In a recent development, Prashant Bhushan, an activist-lawyer, filed a fresh plea in the Supreme Court, seeking a review of the August 31 sentencing order against him. According to this order, he was directed to either pay a nominal fee of Re. 1 or face three months of imprisonment and three years of debarment from law practice owing to his two tweets against the judiciary.
Sequence Of Events
June 27: The activist tweeted regarding the undeclared emergency in India and the role of the Supreme Court and the last four chief justices of India.
June 29: Bhushan tweeted about Chief Justice S A Bobde who was trying a superbike Harley Davidson in his hometown, amidst the coronavirus outbreak.
July 22: After a lawyer had filed a complaint against Prashant Bhushan for his tweets, the Supreme Court initiated the proceedings against him and issued a notice.
August 14: The Supreme Court announced its verdict and held Bhushan guilty of criminal contempt for both of his tweets as those were directed against the judiciary.
August 24: Bhushan refused to apologise to the Supreme Court while hearing the argument of point of quantum of sentence.
August 25: Attorney General K K Venugopal urged the court to dismiss the judgement against Bhushan. But the court asked him again for apologies to which he again refused, following which the Supreme Court reserved its judgement on Bhushan’s sentencing.
August 31: Supreme Court ordered Prashant Bhushan to pay a fine of Re. 1 latest by September 15 failing which, he shall be subject to three-month-long imprisonment and three-year-long debarment from law practice.
Mr Bhushan had deposited the nominal fine of Re. 1 on September 14 but has filed two separate review petitions in the court of law while the first one challenged the August 14 order, the second one challenges the August 31 order.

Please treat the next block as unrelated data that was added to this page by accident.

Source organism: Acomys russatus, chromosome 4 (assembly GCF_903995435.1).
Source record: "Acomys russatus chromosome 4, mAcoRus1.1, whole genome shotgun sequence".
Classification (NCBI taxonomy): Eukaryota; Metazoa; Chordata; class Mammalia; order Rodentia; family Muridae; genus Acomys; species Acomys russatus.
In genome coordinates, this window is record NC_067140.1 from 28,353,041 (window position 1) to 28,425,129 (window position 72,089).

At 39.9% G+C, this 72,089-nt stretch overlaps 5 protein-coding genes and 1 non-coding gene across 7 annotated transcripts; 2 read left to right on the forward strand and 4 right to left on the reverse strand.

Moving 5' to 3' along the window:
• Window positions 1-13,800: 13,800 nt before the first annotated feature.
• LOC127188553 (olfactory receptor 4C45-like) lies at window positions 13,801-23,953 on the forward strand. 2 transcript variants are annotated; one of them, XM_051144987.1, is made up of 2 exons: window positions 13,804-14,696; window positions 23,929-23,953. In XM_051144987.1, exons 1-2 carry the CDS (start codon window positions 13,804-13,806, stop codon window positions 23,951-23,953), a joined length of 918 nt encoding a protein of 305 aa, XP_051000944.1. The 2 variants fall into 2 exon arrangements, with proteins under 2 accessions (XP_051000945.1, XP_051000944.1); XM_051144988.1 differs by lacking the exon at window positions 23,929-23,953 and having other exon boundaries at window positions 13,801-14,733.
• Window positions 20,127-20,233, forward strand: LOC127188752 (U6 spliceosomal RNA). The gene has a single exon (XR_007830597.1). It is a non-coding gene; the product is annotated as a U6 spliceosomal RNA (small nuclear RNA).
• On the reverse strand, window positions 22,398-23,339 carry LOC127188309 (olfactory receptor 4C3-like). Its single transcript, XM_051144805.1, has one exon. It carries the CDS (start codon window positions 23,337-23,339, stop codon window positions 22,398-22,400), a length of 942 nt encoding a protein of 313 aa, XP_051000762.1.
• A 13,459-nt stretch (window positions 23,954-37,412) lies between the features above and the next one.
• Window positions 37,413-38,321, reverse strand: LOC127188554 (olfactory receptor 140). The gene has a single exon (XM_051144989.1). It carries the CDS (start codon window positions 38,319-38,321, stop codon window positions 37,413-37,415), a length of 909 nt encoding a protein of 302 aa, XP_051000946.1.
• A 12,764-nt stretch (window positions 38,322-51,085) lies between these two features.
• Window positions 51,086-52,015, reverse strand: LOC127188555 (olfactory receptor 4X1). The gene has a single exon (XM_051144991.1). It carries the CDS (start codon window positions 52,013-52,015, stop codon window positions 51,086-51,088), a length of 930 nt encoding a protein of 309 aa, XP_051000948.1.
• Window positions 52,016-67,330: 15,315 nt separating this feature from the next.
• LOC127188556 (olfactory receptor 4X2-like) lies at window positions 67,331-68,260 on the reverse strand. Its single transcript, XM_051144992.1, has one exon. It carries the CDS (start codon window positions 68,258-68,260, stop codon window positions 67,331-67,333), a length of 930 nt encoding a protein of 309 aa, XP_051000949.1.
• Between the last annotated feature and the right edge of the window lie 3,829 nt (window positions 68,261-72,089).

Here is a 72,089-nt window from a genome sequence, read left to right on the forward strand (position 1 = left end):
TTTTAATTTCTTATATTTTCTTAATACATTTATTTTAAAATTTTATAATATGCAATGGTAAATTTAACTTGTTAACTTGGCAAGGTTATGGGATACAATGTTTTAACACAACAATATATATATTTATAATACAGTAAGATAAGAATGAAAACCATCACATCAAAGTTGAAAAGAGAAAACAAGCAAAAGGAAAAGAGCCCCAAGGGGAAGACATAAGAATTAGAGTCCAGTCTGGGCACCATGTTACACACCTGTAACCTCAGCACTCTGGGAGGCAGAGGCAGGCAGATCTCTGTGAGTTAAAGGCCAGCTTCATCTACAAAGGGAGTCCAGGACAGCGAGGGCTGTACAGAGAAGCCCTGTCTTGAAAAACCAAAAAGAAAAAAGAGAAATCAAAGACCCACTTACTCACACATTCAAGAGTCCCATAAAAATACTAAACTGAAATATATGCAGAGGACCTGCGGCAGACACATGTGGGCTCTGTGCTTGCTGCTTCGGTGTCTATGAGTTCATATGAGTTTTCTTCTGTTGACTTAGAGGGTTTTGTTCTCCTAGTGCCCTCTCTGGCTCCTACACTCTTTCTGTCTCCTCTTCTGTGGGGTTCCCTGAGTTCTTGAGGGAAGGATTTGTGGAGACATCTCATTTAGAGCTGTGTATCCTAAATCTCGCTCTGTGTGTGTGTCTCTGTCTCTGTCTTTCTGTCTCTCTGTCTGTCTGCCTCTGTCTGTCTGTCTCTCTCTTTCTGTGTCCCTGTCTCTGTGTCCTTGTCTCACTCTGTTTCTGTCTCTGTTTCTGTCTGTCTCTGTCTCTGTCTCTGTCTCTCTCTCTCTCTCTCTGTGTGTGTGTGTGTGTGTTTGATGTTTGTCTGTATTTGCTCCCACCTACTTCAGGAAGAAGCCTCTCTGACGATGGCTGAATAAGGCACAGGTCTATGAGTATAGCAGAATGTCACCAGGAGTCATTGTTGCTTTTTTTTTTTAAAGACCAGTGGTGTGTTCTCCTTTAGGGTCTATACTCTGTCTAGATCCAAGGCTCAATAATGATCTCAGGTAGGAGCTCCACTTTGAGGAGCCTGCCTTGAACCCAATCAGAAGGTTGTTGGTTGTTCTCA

The latest (second) review plea has been filed through lawyer Kamini Jaiswal in which Mr Bhushan is seeking an oral hearing in an open court. He also sought a recall of the judgement and demanded that the questions raised by him should be referred to a larger bench.
According to the plea, Mr Bhushan was not supplied with the copy of the petition based on which, August 14 judgement was declared. Additionally, he was not intimated that the court was contemplating disbarment of Petitioner-Advocate from appearing before the court.
Furthermore, he was denied to lead evidence under section 17(5) of Contempt Court of Acts, 1971, the plea said. He was also denied an opportunity to file a fresh affidavit, in case the court of law was dissatisfied with his primary response.
The development of the case will be evident in a matter of a few days. The Supreme Court of India held that Mr Bhushan tried to scandalize the judicial institution and this cannot be let go of, as it may affect the prestige and honour of the nation.
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